Throughout East Africa, presidents are using a variety of controversial methods to overstay term limits and remain in power. Uganda might be the next to follow suit as its leader bumps up against its constitution’s upper age limit for holding office.
Much of the land in Uganda is owned by families under a traditional system, which uses geographical features as boundary markers and knowledge maintained by clan elders. The recent civil war has destroyed those markers, and most of the elders who know who owns what have passed away. As families return to their land, they now have a difficult task to prove it belongs to them.
Traditional land management in Uganda is causing problems as the country modernizes and land disputes rise. A spokesman for the country’s Ministry of Lands talked with the Global Press about how land owners can protect their land by documenting ownership properly.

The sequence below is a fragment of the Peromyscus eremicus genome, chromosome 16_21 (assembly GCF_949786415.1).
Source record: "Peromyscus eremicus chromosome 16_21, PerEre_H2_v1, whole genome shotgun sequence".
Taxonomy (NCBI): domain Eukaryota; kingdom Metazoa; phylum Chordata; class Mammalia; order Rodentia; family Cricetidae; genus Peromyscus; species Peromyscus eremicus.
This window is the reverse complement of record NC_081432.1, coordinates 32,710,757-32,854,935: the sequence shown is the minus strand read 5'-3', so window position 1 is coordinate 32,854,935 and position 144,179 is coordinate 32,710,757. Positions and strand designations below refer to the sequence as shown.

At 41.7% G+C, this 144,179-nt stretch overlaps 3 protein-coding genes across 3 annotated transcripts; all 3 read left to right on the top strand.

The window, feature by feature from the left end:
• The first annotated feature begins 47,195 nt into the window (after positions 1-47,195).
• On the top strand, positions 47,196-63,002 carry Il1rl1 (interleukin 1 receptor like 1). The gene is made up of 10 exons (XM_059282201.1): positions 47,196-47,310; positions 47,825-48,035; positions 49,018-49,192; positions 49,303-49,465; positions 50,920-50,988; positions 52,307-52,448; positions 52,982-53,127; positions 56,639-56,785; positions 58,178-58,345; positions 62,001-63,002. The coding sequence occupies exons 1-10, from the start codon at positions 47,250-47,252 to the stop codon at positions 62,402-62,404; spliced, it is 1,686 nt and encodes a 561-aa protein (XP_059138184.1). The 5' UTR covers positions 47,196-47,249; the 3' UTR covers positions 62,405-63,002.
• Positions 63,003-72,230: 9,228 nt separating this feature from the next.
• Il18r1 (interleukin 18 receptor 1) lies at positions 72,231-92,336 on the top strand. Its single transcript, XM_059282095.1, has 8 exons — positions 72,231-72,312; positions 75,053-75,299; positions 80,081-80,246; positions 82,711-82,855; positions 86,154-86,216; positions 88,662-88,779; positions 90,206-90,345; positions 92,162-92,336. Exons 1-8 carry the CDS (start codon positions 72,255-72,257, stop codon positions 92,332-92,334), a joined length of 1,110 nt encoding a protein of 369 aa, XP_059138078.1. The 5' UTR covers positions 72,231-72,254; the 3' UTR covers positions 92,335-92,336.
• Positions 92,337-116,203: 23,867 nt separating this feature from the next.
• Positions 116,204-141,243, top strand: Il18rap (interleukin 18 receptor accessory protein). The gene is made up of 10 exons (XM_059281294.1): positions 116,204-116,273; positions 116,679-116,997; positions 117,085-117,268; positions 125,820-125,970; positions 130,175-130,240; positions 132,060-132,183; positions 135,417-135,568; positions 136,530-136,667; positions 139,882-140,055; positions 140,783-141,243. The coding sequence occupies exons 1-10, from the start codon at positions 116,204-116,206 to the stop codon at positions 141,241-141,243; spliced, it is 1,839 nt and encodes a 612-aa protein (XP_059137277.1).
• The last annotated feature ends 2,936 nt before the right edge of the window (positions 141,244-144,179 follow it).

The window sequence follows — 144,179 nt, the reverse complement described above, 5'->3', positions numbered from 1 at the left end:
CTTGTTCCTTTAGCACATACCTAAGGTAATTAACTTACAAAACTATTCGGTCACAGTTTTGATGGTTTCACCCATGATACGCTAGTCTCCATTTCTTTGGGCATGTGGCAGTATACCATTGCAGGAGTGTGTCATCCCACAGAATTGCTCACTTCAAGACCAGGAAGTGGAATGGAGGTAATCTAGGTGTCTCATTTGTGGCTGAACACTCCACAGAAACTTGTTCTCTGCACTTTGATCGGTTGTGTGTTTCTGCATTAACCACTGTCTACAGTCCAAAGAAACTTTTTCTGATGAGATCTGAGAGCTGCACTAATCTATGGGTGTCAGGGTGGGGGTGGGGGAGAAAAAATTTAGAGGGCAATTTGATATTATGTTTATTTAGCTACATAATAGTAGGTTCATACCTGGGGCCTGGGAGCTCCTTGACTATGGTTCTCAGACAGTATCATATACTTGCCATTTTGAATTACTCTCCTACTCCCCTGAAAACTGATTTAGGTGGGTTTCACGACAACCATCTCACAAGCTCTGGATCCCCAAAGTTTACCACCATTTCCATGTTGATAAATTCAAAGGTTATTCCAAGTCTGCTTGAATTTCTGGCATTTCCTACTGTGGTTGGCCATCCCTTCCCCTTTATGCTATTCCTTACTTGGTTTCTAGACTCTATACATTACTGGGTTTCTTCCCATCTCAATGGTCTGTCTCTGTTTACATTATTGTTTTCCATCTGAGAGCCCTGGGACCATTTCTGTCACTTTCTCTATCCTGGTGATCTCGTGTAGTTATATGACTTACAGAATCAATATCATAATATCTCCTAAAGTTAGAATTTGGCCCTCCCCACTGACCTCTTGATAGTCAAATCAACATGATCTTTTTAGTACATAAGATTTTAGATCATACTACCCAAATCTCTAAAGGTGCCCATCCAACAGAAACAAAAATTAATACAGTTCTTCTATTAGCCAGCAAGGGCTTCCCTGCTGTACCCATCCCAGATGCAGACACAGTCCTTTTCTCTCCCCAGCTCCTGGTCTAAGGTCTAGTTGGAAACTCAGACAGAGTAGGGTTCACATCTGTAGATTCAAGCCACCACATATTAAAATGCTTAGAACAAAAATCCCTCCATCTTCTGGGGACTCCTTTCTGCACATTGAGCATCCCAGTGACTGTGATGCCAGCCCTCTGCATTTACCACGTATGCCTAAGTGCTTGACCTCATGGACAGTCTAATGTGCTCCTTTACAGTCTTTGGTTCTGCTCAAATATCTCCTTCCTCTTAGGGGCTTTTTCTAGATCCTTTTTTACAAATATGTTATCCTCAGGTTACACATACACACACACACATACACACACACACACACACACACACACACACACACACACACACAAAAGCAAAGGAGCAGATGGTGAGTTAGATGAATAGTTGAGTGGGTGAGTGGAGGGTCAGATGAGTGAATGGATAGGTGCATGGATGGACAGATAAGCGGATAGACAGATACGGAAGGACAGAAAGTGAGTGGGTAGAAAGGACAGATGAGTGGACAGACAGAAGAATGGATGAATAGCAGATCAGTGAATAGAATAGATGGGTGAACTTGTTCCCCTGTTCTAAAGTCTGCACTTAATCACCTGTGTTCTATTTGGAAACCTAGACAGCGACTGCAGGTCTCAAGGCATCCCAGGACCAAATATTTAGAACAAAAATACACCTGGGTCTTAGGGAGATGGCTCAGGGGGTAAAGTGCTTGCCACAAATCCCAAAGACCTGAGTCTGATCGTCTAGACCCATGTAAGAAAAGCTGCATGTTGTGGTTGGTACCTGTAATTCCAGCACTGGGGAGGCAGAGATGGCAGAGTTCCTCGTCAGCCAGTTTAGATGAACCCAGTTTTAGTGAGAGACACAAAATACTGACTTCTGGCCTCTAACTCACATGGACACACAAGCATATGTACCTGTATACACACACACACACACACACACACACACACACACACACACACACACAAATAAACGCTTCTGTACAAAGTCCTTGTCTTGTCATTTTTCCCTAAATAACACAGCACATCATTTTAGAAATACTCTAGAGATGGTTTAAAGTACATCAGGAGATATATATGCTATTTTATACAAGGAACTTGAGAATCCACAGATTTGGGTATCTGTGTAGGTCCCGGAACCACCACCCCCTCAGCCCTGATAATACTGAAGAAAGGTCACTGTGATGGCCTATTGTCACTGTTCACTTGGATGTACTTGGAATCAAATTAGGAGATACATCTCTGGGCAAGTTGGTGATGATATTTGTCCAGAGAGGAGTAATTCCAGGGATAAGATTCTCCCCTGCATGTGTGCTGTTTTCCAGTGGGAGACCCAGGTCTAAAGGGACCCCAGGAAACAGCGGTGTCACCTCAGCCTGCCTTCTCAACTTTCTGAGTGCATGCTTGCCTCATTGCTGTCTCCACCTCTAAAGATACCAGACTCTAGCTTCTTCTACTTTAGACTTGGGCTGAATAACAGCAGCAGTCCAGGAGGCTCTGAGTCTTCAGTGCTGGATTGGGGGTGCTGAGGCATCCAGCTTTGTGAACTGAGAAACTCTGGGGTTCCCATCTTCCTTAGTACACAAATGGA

An acrimonious national debate about French-speaking judges and teachers being assigned to largely English-speaking areas prompted the second government-led internet shutdown in English-speaking parts of Cameroon this year. One affected region, Buea, where many of the country’s tech startups are concentrated, has startup founders wondering how to startup again.
Zimbabwe’s land reforms led to widespread evictions and neglected farms, but it returned prime agricultural space to people who hadn’t been legally able to own or manage it for generations. GPJ sat down with two men – an activist and a one-time farmer – to discuss the land reforms’ long-term impacts.
Voters in this southern African nation will head to the polls in 2018, but the government body that runs the elections is viewed by many as being under the control of the ruling party. This lack of independence, critics say, is causing young voters to lose faith in the process and to stay home on election day.